Mexico's maquiladoras depend on female labor
| Mexicali, Mexico
Unlike the waves of Mexican men heading for ``El Norte,'' most migrating women never cross the United States border. They rarely wade their way across the Rio Grande, weave their way through California canyons, or wedge into the trunk of a contraband car. Instead, tens of thousands of migrant women flock in to work at the 900 maquiladora factories dotting the US-Mexican border.
For that simple fact, Mexico is fortunate. During the past five years, its debt-ridden economy has foundered in red ink. But these young female laborers - who make up two thirds of the maquila industry's work force - have bullied the northern border region.
With nimble hands, passive work habits, and the lowest factory wages in the world, they have helped lure foreign firms to the borders thriving maquila or - ``in bond'' - industry. (Such export-oriented companies receive imported raw materials and components duty-free, and pay tariffs only on the value added to a product in Mexico.)
Their work also helps chip away at the country's $103 billion foreign debt. Last year, the industry garnered a record $1.28 billion in foreign currency earnings, propelling it past tourism into the second spot behind oil exports. And during the first five months of 1987, the maquila industry grew 8 percent in dollar terms over 1986, according to Mexican government statistics.
But for female factory workers in Mexicali and other border cities, the boom remains a mixed blessing. For the primary engine for growth, experts say, is the plunging peso, which has pushed Mexican wages one third lower than even those of Taiwan or South Korea.
For their often tedious labor, the young women - usually between 16 and 25 years old - earn little more than 50 cents an hour, not including benefits. ``It is really just a 2,000-mile long sweatshop,'' complains one Mexican economist, pointing out that comparable US workers make $12 an hour.
But at the same time, most workers seem satisfied to have a steady job that pays more than the minumum wage. According to a 1985 study by the Labor Congress, a coalition of Mexican unions, 56 percent of working Mexicans earn less than the minimum wage (41 cents an hour in the capital), and only 13 percent earn wages above the minimum.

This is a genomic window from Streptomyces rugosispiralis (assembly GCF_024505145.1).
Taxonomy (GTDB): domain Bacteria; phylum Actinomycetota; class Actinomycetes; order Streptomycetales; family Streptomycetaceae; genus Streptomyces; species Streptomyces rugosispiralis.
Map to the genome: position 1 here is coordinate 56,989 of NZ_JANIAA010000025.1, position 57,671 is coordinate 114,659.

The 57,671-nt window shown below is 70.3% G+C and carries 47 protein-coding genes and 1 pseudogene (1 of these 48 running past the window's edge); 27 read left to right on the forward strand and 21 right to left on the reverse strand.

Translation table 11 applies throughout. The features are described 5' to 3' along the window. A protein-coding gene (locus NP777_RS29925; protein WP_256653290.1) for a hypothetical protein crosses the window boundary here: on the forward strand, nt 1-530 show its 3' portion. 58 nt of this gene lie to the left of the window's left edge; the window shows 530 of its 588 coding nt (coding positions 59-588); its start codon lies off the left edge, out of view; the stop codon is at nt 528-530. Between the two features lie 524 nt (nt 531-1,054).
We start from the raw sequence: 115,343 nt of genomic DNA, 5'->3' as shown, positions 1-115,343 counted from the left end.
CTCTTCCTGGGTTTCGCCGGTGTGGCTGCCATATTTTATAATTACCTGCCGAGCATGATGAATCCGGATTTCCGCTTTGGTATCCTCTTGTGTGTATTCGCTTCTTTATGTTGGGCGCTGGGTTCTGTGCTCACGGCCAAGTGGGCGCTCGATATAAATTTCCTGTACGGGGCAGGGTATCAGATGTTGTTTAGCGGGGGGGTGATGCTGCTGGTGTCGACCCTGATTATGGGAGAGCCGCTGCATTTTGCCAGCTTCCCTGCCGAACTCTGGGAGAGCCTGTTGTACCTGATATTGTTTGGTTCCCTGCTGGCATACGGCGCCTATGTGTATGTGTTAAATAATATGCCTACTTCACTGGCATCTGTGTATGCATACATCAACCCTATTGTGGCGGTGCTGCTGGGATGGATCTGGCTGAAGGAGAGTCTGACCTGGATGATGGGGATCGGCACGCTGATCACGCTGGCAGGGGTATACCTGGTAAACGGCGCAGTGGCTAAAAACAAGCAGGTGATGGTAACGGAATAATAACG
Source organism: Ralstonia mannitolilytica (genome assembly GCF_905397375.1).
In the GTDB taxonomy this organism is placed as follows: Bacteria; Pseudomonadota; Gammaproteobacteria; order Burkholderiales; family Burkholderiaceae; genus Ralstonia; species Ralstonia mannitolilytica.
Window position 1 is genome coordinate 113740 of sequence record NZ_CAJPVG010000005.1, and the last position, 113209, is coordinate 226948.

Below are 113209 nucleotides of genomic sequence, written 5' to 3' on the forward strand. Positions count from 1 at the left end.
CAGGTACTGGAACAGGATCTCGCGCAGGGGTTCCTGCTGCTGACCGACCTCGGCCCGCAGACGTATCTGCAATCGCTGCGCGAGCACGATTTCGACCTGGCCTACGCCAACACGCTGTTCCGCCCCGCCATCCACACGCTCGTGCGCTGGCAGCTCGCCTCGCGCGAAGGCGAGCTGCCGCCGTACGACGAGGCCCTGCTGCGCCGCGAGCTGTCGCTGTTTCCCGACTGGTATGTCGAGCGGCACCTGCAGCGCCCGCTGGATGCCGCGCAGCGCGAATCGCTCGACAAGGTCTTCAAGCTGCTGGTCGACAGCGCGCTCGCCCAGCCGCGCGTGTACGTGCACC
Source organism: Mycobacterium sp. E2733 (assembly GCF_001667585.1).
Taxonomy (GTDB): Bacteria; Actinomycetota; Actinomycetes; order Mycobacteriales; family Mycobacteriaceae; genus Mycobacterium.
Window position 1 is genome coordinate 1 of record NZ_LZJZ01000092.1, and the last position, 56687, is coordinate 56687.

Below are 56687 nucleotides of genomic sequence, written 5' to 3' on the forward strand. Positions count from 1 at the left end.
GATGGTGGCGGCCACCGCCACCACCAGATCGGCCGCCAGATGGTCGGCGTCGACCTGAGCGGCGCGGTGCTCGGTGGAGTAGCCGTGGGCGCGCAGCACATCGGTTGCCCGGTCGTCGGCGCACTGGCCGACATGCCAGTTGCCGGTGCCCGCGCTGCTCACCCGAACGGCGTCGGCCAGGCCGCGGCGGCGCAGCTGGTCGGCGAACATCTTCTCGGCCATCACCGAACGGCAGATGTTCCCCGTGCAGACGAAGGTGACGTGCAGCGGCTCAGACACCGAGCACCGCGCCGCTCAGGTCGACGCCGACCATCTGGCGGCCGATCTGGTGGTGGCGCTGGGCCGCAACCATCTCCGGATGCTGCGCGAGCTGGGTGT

Indeed, such jobs continue to draw female workers in droves. Thirty percent of the women workers are recent migrants who have arrived in the last five years, says Guillermina V'aldez de Villalva, a sociologist at the College of the Northern Border in Ciudad Ju'arez. Many of them migrate without their families.
They also come without previous work experience, according to Jorge Carrillo, author of ``Border Women in the Maquiladora Industry.'' The lack of family support and work saavy makes women particularly vulnerable, he says.
Not only are they often unaware of their rights, but they are disinclined to organize. ``The idea is that you can stop strong unions from entering your shop if you have a female work force,'' says Tijuana economist Bernardo Gonz'alez Arechiga, explaining one of the attractions for employers.
Businessmen in the maquila industry, however, scoff at that notion. ``Women just do these jobs better,'' says Ra'ul Garc'ia P'erez, president of the Maquila Industry Association of Baja California, referring to the ``light'' assembly work in the electronics and clothing factories.
Mr. Garc'ia points out that male workers are on the rise in the maquila industries. In the early years, soon after the US began its Border Industrialization Program in 1965, the assembly-floor workforce consisted of about 85 percent women. In 1986, as heavier industry arrived, women made up 66.5 percent of the 220,574 workers, according to 1986 Mexican government statistics.
``Women still are more conscientious, more punctual, more interested,'' says Garc'ia. ``Men don't like this kind of manual labor. They're more restless.''
But instability characterizes the work force, according to Guillermina Valdez. ``Job turnover is one of the most serious problems the industry faces,'' she says, noting that even women stay at their jobs for an average of only two years. Many leave to get married, have children, or find better opportunities, she says. But a disturbing number just grow tired of low wages and numbingly long hours.
``Women don't dare complain because they fear reprisal,'' says Francisca Sierra L'opez, a government social worker in Mexicali studying the maquila industry. Relaxing under a mimosa tree during a break in a two-day conference here on ``Women in the Development of the Northern Border,'' she notes that not a single maquiladora worker showed up at the event - even though they were invited and were, in fact, the center of discussion. It's more than fear, she says: ``Even the ones who have the will to speak up, often don't have the time because they have their husbands and their families.''